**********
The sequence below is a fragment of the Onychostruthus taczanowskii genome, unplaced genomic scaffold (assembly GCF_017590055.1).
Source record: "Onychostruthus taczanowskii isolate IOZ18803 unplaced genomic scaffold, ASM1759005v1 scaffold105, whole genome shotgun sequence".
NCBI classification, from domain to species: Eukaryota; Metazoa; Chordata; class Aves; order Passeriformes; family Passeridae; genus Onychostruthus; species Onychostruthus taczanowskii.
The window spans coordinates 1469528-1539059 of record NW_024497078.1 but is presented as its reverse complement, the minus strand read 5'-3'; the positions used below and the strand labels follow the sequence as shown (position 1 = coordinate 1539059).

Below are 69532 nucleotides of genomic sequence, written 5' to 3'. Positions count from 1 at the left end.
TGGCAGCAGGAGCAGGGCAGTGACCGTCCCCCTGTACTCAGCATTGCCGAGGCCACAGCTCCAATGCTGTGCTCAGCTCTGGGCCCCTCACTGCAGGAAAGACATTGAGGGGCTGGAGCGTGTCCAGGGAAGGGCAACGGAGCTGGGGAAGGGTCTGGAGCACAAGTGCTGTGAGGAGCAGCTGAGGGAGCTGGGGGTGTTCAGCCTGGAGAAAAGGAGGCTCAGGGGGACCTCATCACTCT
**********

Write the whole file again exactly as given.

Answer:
The sequence below is a fragment of the Onychostruthus taczanowskii genome, unplaced genomic scaffold (assembly GCF_017590055.1).
Source record: "Onychostruthus taczanowskii isolate IOZ18803 unplaced genomic scaffold, ASM1759005v1 scaffold105, whole genome shotgun sequence".
NCBI classification, from domain to species: Eukaryota; Metazoa; Chordata; class Aves; order Passeriformes; family Passeridae; genus Onychostruthus; species Onychostruthus taczanowskii.
The window spans coordinates 1469528-1539059 of record NW_024497078.1 but is presented as its reverse complement, the minus strand read 5'-3'; the positions used below and the strand labels follow the sequence as shown (position 1 = coordinate 1539059).

Below are 69532 nucleotides of genomic sequence, written 5' to 3'. Positions count from 1 at the left end.
TGGCAGCAGGAGCAGGGCAGTGACCGTCCCCCTGTACTCAGCATTGCCGAGGCCACAGCTCCAATGCTGTGCTCAGCTCTGGGCCCCTCACTGCAGGAAAGACATTGAGGGGCTGGAGCGTGTCCAGGGAAGGGCAACGGAGCTGGGGAAGGGTCTGGAGCACAAGTGCTGTGAGGAGCAGCTGAGGGAGCTGGGGGTGTTCAGCCTGGAGAAAAGGAGGCTCAGGGGGACCTCATCACTCT